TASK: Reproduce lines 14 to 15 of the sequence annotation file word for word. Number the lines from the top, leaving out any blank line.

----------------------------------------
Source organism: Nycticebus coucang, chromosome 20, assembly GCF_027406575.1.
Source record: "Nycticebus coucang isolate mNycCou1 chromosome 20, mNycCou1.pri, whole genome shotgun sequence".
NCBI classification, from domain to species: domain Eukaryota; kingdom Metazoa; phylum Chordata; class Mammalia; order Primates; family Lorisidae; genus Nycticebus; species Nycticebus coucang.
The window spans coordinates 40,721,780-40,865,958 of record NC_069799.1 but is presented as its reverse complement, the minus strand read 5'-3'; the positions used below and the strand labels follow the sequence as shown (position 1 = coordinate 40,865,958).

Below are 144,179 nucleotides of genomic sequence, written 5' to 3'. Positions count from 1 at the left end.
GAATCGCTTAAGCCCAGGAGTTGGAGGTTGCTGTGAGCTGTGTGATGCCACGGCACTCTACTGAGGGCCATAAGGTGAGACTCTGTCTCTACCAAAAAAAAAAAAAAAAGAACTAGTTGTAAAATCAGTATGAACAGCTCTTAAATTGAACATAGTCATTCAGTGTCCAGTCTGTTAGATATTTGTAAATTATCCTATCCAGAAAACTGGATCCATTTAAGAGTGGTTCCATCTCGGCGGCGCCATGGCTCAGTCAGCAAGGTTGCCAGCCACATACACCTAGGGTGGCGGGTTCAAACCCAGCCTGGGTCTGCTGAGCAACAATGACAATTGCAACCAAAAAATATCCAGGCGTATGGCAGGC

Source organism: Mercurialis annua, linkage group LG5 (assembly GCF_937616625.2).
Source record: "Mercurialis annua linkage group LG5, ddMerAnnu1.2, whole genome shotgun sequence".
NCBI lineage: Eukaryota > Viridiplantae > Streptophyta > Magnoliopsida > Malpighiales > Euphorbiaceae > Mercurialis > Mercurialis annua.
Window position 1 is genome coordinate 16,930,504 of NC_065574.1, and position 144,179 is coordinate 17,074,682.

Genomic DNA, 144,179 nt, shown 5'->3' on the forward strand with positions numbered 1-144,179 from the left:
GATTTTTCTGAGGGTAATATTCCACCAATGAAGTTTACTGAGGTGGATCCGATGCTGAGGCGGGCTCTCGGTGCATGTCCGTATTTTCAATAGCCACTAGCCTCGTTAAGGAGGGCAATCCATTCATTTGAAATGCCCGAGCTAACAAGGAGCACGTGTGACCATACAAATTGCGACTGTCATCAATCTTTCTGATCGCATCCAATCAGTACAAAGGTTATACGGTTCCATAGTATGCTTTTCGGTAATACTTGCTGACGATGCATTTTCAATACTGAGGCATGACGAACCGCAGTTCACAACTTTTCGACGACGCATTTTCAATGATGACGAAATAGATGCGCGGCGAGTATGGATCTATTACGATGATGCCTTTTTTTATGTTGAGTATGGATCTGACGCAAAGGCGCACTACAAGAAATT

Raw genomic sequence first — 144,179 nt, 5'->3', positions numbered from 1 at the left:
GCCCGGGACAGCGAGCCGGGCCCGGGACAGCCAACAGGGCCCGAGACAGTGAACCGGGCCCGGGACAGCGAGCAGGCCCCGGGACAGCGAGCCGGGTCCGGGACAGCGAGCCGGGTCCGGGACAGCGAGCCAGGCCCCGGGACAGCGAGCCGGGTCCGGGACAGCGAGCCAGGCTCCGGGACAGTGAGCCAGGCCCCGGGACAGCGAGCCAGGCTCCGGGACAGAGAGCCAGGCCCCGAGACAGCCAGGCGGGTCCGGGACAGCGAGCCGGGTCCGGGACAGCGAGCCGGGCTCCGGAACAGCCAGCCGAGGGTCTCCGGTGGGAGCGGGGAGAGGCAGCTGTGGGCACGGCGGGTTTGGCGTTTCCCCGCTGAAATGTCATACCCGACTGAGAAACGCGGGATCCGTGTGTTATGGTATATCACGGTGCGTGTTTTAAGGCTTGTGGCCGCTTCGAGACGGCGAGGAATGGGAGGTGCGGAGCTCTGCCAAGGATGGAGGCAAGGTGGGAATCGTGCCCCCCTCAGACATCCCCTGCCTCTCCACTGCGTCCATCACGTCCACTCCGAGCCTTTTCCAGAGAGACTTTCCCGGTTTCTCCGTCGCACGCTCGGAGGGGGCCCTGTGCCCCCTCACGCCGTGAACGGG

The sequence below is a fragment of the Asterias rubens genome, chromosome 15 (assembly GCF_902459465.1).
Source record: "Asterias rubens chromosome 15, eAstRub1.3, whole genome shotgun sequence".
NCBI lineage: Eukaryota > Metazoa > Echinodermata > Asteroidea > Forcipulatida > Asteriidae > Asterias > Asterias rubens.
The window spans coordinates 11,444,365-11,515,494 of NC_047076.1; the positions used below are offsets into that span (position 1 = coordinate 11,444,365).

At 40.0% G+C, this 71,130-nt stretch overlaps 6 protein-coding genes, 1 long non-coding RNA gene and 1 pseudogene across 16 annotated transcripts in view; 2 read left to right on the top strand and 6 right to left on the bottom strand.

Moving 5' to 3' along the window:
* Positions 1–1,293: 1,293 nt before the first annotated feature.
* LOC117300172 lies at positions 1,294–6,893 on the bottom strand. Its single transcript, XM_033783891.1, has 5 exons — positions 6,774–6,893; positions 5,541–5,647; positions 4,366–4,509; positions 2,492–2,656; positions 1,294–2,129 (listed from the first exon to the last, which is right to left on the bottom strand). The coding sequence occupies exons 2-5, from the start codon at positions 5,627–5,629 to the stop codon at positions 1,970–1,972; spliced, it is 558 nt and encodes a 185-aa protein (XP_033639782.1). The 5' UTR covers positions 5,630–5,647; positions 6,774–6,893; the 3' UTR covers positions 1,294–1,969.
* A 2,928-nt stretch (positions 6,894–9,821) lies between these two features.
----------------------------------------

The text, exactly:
GCCCGGGACAGCGAGCCGGGCCCGGGACAGCCAACAGGGCCCGAGACAGTGAACCGGGCCCGGGACAGCGAGCAGGCCCCGGGACAGCGAGCCGGGTCCGGGACAGCGAGCCGGGTCCGGGACAGCGAGCCAGGCCCCGGGACAGCGAGCCGGGTCCGGGACAGCGAGCCAGGCTCCGGGACAGTGAGCCAGGCCCCGGGACAGCGAGCCAGGCTCCGGGACAGAGAGCCAGGCCCCGAGACAGCCAGGCGGGTCCGGGACAGCGAGCCGGGTCCGGGACAGCGAGCCGGGCTCCGGAACAGCCAGCCGAGGGTCTCCGGTGGGAGCGGGGAGAGGCAGCTGTGGGCACGGCGGGTTTGGCGTTTCCCCGCTGAAATGTCATACCCGACTGAGAAACGCGGGATCCGTGTGTTATGGTATATCACGGTGCGTGTTTTAAGGCTTGTGGCCGCTTCGAGACGGCGAGGAATGGGAGGTGCGGAGCTCTGCCAAGGATGGAGGCAAGGTGGGAATCGTGCCCCCCTCAGACATCCCCTGCCTCTCCACTGCGTCCATCACGTCCACTCCGAGCCTTTTCCAGAGAGACTTTCCCGGTTTCTCCGTCGCACGCTCGGAGGGGGCCCTGTGCCCCCTCACGCCGTGAACGGG

The sequence below is a fragment of the Asterias rubens genome, chromosome 15 (assembly GCF_902459465.1).